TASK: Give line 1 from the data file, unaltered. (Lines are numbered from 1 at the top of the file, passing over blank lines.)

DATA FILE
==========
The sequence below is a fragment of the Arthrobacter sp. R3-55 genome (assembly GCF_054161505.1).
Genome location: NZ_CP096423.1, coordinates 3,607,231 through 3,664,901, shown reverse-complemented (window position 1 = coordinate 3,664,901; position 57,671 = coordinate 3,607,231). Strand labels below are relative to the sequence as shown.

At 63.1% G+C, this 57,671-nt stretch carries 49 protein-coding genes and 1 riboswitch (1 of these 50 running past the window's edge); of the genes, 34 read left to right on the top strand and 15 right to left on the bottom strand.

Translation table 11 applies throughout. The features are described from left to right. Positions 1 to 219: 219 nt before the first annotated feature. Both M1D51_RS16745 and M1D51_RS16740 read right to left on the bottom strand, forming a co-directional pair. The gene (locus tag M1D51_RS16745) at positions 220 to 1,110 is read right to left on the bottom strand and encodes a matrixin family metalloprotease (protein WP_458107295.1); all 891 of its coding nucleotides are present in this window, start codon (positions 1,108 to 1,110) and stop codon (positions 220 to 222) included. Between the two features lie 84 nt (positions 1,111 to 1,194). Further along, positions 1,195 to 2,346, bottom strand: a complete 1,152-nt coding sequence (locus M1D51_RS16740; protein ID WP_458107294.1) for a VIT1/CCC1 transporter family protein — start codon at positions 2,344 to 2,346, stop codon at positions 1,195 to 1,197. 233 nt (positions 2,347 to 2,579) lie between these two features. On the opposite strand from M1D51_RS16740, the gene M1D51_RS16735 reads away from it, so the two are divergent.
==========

The sequence below is a fragment of the Arthrobacter sp. R3-55 genome (assembly GCF_054161505.1).